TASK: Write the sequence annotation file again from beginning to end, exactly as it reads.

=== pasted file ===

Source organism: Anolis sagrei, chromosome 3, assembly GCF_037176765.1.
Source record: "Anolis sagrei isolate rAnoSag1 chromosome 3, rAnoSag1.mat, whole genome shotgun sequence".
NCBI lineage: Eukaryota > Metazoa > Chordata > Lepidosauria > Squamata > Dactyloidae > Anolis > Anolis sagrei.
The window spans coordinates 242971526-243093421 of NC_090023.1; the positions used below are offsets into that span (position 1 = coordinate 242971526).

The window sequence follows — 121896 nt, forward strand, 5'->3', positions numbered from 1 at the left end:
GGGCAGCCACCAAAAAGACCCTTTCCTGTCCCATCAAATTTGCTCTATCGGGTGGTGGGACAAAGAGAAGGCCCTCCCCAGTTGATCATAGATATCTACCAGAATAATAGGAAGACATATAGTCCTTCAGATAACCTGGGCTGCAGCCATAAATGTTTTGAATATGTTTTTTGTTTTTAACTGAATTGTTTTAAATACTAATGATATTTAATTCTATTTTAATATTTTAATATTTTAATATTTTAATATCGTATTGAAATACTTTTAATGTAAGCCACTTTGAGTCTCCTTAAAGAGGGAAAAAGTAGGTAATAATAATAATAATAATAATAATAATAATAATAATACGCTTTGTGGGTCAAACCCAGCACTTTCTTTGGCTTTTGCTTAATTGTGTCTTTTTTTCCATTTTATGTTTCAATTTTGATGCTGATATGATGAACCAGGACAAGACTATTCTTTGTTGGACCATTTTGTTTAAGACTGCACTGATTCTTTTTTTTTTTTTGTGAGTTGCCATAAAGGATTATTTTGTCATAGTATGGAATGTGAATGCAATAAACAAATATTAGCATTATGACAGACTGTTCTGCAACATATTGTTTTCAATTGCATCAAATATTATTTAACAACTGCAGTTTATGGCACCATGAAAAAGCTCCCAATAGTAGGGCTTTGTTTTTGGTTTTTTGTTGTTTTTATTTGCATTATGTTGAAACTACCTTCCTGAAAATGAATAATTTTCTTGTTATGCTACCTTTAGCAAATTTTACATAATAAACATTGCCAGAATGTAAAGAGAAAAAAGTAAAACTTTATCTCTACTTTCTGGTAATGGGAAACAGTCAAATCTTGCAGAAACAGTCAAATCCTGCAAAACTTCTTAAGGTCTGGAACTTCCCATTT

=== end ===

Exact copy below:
Source organism: Anolis sagrei, chromosome 3, assembly GCF_037176765.1.
Source record: "Anolis sagrei isolate rAnoSag1 chromosome 3, rAnoSag1.mat, whole genome shotgun sequence".
NCBI lineage: Eukaryota > Metazoa > Chordata > Lepidosauria > Squamata > Dactyloidae > Anolis > Anolis sagrei.
The window spans coordinates 242971526-243093421 of NC_090023.1; the positions used below are offsets into that span (position 1 = coordinate 242971526).

The window sequence follows — 121896 nt, forward strand, 5'->3', positions numbered from 1 at the left end:
GGGCAGCCACCAAAAAGACCCTTTCCTGTCCCATCAAATTTGCTCTATCGGGTGGTGGGACAAAGAGAAGGCCCTCCCCAGTTGATCATAGATATCTACCAGAATAATAGGAAGACATATAGTCCTTCAGATAACCTGGGCTGCAGCCATAAATGTTTTGAATATGTTTTTTGTTTTTAACTGAATTGTTTTAAATACTAATGATATTTAATTCTATTTTAATATTTTAATATTTTAATATTTTAATATCGTATTGAAATACTTTTAATGTAAGCCACTTTGAGTCTCCTTAAAGAGGGAAAAAGTAGGTAATAATAATAATAATAATAATAATAATAATAATAATACGCTTTGTGGGTCAAACCCAGCACTTTCTTTGGCTTTTGCTTAATTGTGTCTTTTTTTCCATTTTATGTTTCAATTTTGATGCTGATATGATGAACCAGGACAAGACTATTCTTTGTTGGACCATTTTGTTTAAGACTGCACTGATTCTTTTTTTTTTTTTGTGAGTTGCCATAAAGGATTATTTTGTCATAGTATGGAATGTGAATGCAATAAACAAATATTAGCATTATGACAGACTGTTCTGCAACATATTGTTTTCAATTGCATCAAATATTATTTAACAACTGCAGTTTATGGCACCATGAAAAAGCTCCCAATAGTAGGGCTTTGTTTTTGGTTTTTTGTTGTTTTTATTTGCATTATGTTGAAACTACCTTCCTGAAAATGAATAATTTTCTTGTTATGCTACCTTTAGCAAATTTTACATAATAAACATTGCCAGAATGTAAAGAGAAAAAAGTAAAACTTTATCTCTACTTTCTGGTAATGGGAAACAGTCAAATCTTGCAGAAACAGTCAAATCCTGCAAAACTTCTTAAGGTCTGGAACTTCCCATTT